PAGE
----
To the editor:

There is consensus among state officials that the EdChoice voucher debacle needs fixed, but no consensus on how to fix it.

The Cleveland voucher program, created more than a quarter century ago, seemed harmless to most school officials. With the passage of time, additional voucher programs have been enacted. This year, the amount of $ is being deducted from school districts for vouchers. Even so, many public school districts have not felt serious financial harm.

However, the advent of the infamous EdChoice voucher expansion, secretly inserted in HB 166, because of its widespread impact, has gotten the attention of most school district officials.

Pressure from local constituents to fix the HB 166 voucher expansion is causing state officials to scramble to reduce the impact before February 1 when the voucher application process begins. Most state officials seem to be eyeing a “short-term fix” to relieve the pressure.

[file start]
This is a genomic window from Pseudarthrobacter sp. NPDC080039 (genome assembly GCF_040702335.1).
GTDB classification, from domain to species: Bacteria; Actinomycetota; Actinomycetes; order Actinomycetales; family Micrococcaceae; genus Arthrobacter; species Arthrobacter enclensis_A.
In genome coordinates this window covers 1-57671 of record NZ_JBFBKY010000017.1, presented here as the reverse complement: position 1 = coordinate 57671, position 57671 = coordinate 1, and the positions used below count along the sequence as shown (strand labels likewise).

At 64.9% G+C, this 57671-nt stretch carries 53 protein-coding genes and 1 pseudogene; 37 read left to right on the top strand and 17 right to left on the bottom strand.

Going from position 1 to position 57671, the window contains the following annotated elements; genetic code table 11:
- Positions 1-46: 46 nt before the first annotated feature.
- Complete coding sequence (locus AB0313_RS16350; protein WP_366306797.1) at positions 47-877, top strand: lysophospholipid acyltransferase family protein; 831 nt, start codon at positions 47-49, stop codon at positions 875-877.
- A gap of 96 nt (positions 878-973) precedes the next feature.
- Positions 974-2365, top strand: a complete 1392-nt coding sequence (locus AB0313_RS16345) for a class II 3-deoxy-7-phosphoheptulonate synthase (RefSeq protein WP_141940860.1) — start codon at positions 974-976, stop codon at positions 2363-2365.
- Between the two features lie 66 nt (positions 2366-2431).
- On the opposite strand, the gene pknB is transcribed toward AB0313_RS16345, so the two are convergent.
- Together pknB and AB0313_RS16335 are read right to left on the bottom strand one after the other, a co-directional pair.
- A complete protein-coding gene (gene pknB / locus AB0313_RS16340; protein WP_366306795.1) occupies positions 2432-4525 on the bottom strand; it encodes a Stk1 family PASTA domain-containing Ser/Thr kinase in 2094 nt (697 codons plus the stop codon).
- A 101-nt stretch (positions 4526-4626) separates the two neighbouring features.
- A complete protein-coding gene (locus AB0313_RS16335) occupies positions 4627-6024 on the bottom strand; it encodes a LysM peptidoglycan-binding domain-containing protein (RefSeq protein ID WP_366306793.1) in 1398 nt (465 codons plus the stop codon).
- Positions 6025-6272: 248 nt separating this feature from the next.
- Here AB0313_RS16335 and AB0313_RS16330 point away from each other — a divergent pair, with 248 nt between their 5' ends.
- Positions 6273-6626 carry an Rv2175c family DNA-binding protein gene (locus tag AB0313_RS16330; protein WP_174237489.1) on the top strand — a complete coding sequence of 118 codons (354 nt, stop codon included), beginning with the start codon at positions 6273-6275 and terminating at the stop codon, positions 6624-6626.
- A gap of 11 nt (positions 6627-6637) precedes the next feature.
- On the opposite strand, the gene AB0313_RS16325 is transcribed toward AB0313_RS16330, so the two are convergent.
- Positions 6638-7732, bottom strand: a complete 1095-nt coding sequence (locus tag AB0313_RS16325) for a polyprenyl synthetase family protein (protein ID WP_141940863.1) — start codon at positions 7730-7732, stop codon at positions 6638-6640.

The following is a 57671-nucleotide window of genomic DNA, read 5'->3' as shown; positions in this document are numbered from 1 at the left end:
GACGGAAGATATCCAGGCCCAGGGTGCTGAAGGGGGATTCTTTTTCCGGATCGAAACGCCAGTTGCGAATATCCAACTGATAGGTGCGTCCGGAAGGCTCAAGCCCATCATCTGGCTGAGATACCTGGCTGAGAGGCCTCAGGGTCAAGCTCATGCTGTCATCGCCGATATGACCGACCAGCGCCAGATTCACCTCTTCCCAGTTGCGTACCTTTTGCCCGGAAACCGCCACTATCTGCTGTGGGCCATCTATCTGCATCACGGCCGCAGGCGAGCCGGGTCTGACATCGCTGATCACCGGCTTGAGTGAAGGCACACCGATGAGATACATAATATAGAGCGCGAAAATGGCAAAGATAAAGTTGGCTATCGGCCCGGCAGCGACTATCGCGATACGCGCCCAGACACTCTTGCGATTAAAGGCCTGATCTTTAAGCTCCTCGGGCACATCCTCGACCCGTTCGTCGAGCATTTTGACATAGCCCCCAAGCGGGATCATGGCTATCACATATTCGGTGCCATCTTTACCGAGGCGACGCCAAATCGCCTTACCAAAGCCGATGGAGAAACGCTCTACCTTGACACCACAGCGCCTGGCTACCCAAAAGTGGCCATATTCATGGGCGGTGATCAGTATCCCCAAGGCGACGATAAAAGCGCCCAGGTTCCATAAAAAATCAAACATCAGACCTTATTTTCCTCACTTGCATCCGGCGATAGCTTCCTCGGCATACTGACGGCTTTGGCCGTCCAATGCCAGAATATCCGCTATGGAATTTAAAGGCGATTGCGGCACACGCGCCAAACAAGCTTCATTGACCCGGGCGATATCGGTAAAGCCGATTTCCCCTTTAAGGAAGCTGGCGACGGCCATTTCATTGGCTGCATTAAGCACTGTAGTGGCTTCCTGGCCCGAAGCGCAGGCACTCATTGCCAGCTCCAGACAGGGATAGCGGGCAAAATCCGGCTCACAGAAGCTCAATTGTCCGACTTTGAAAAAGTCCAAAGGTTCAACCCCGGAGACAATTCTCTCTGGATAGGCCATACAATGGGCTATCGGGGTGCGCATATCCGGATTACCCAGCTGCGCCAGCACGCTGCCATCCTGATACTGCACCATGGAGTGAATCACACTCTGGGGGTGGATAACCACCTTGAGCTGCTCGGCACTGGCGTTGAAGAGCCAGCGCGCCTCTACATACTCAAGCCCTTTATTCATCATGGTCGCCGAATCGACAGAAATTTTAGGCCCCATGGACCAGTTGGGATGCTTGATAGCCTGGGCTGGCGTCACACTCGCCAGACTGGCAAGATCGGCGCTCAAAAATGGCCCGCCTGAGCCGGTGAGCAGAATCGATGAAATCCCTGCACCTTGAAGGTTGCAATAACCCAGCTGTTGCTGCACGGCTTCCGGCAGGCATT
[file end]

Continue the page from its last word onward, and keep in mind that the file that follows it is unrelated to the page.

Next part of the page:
Although the recent voucher expansion measure has gotten the attention of school district officials and legislators, there seems to be no path forward that is favorable to school districts in the long run.

Some state officials want eligibility for vouchers to be income-based. Others want eligibility to be based on whether or not a school district or building is failing to meet existing arbitrary and capricious standards. Some just want to exclude high wealth districts from voucher eligibility. There seems to be no consensus emerging as to the way to “fix” the problem.

Unless the protest of voucher expansion becomes an ongoing priority of traditional school district advocates, a universal voucher strategy will eventually be enacted into Ohio law. The rhetoric that vouchers are needed for poor kids to escape “failing” districts is just so much poppycock. Voucher advocates want all students to be eligible for vouchers.

William L. Phillis
Ohio Coalition for Equity & Adequacy of School Funding